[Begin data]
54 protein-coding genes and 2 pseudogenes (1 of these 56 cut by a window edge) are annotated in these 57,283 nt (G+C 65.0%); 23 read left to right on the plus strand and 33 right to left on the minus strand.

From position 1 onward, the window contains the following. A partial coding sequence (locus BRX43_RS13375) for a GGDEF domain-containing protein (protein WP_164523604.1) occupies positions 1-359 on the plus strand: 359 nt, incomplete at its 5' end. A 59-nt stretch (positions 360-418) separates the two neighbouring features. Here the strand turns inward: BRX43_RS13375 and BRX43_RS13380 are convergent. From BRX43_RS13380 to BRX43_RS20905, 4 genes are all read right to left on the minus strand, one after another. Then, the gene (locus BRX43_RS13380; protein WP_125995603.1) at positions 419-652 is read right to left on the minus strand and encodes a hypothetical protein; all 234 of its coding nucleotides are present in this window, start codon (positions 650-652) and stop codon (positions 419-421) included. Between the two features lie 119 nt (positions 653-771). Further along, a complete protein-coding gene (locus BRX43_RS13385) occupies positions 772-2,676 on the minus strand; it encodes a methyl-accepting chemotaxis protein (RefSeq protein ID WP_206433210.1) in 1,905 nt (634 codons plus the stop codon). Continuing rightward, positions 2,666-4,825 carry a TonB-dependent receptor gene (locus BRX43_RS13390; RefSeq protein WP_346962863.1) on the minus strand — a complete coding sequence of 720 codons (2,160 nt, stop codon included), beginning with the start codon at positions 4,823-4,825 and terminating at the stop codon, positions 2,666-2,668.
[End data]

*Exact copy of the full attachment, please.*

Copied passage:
54 protein-coding genes and 2 pseudogenes (1 of these 56 cut by a window edge) are annotated in these 57,283 nt (G+C 65.0%); 23 read left to right on the plus strand and 33 right to left on the minus strand.

From position 1 onward, the window contains the following. A partial coding sequence (locus BRX43_RS13375) for a GGDEF domain-containing protein (protein WP_164523604.1) occupies positions 1-359 on the plus strand: 359 nt, incomplete at its 5' end. A 59-nt stretch (positions 360-418) separates the two neighbouring features. Here the strand turns inward: BRX43_RS13375 and BRX43_RS13380 are convergent. From BRX43_RS13380 to BRX43_RS20905, 4 genes are all read right to left on the minus strand, one after another. Then, the gene (locus BRX43_RS13380; protein WP_125995603.1) at positions 419-652 is read right to left on the minus strand and encodes a hypothetical protein; all 234 of its coding nucleotides are present in this window, start codon (positions 650-652) and stop codon (positions 419-421) included. Between the two features lie 119 nt (positions 653-771). Further along, a complete protein-coding gene (locus BRX43_RS13385) occupies positions 772-2,676 on the minus strand; it encodes a methyl-accepting chemotaxis protein (RefSeq protein ID WP_206433210.1) in 1,905 nt (634 codons plus the stop codon). Continuing rightward, positions 2,666-4,825 carry a TonB-dependent receptor gene (locus BRX43_RS13390; RefSeq protein WP_346962863.1) on the minus strand — a complete coding sequence of 720 codons (2,160 nt, stop codon included), beginning with the start codon at positions 4,823-4,825 and terminating at the stop codon, positions 2,666-2,668.